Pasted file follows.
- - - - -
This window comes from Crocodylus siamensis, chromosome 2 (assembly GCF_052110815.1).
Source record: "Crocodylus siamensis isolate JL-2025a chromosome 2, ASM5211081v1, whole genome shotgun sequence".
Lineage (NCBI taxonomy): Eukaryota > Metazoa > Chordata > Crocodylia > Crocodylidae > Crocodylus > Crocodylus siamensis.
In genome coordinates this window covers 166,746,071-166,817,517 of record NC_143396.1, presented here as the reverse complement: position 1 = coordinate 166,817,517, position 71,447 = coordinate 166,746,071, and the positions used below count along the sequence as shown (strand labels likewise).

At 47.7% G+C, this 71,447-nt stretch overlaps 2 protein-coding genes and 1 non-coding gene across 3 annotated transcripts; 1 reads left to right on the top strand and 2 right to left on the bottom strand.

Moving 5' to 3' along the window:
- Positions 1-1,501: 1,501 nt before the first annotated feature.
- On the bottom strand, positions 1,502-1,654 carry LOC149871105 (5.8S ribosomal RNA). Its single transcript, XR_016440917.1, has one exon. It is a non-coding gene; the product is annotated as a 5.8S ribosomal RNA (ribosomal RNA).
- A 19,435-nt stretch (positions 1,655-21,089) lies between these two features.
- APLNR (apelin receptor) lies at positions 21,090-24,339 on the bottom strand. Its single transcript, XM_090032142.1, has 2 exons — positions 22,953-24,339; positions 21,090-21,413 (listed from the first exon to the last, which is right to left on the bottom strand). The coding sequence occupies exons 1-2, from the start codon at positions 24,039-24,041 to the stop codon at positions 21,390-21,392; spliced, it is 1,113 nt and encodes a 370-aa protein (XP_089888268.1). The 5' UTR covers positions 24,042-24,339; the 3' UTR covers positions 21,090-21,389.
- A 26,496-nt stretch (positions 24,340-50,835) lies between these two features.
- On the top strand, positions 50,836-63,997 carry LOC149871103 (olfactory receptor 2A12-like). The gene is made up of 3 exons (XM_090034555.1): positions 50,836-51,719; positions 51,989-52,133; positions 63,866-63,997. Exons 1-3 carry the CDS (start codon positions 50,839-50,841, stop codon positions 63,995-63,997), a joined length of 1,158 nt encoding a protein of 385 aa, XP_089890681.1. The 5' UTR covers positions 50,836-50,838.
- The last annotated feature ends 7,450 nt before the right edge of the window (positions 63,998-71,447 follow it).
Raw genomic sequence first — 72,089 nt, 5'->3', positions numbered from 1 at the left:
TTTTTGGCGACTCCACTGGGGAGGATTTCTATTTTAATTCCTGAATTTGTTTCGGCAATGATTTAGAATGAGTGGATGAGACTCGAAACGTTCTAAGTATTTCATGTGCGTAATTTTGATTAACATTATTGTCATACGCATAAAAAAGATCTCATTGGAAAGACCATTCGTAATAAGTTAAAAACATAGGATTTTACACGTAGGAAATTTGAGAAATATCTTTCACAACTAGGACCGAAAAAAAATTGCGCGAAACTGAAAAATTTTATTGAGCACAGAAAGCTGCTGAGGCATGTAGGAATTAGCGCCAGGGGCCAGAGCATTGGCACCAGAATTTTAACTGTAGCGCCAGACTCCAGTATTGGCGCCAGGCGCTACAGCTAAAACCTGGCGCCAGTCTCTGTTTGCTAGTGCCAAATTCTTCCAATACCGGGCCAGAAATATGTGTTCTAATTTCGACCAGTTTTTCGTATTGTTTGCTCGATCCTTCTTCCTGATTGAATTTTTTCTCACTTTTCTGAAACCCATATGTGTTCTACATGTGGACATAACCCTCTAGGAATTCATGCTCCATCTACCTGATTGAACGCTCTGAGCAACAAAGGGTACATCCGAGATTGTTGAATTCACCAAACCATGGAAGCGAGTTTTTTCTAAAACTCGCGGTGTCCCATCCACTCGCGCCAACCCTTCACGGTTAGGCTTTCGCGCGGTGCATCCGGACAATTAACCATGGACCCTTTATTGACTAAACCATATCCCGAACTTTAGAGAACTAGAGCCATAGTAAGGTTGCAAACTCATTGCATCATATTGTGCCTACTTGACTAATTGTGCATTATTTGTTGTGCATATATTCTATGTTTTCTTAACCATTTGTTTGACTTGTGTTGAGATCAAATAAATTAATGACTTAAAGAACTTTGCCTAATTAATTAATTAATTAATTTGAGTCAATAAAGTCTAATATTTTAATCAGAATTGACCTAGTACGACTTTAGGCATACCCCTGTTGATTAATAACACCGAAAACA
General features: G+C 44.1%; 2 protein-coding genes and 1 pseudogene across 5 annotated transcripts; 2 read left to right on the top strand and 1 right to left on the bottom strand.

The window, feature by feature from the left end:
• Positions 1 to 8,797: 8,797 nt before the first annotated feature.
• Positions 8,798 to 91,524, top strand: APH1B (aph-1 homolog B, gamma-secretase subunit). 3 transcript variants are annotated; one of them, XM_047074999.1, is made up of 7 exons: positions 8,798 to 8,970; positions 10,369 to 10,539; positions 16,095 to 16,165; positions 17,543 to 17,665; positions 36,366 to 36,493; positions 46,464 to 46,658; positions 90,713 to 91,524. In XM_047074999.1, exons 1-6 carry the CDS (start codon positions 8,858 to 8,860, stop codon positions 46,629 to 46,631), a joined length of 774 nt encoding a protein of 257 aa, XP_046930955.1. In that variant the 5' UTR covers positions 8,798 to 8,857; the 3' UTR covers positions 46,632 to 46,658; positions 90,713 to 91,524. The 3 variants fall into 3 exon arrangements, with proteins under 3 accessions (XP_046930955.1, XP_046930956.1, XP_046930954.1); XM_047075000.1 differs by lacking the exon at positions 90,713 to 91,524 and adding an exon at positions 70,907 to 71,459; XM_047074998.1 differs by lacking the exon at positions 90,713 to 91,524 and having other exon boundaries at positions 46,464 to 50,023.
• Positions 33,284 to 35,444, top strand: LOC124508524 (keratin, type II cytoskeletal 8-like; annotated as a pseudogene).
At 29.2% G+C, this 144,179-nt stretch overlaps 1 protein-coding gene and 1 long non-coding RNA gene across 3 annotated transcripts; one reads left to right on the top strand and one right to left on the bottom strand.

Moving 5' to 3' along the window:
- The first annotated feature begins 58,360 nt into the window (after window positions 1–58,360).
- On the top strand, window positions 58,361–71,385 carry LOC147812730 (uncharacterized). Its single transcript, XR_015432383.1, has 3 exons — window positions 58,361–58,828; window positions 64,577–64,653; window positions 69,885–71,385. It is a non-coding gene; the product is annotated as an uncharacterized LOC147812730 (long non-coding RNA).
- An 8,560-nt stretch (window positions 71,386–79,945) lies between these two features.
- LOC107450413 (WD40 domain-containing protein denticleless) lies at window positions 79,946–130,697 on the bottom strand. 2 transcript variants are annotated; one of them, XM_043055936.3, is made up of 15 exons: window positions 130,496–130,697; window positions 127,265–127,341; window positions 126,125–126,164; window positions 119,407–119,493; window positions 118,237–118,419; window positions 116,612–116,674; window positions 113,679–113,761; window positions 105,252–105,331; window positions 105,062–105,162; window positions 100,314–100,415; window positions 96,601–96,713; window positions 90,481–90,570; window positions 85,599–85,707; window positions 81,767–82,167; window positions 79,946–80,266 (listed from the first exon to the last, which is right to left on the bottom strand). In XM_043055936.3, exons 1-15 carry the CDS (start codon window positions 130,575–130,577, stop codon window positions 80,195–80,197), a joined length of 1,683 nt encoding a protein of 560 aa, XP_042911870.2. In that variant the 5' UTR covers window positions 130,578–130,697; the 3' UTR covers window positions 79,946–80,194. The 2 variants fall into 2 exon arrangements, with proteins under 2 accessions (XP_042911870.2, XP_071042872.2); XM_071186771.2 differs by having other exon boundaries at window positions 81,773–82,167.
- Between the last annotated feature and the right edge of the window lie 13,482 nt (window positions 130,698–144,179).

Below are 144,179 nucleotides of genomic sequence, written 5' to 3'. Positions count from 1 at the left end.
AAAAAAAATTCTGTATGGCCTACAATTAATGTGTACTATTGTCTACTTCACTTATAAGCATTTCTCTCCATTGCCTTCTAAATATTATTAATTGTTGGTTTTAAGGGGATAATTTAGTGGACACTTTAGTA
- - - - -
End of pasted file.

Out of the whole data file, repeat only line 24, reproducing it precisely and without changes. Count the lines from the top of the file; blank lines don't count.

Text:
- On the top strand, window positions 58,361–71,385 carry LOC147812730 (uncharacterized). Its single transcript, XR_015432383.1, has 3 exons — window positions 58,361–58,828; window positions 64,577–64,653; window positions 69,885–71,385. It is a non-coding gene; the product is annotated as an uncharacterized LOC147812730 (long non-coding RNA).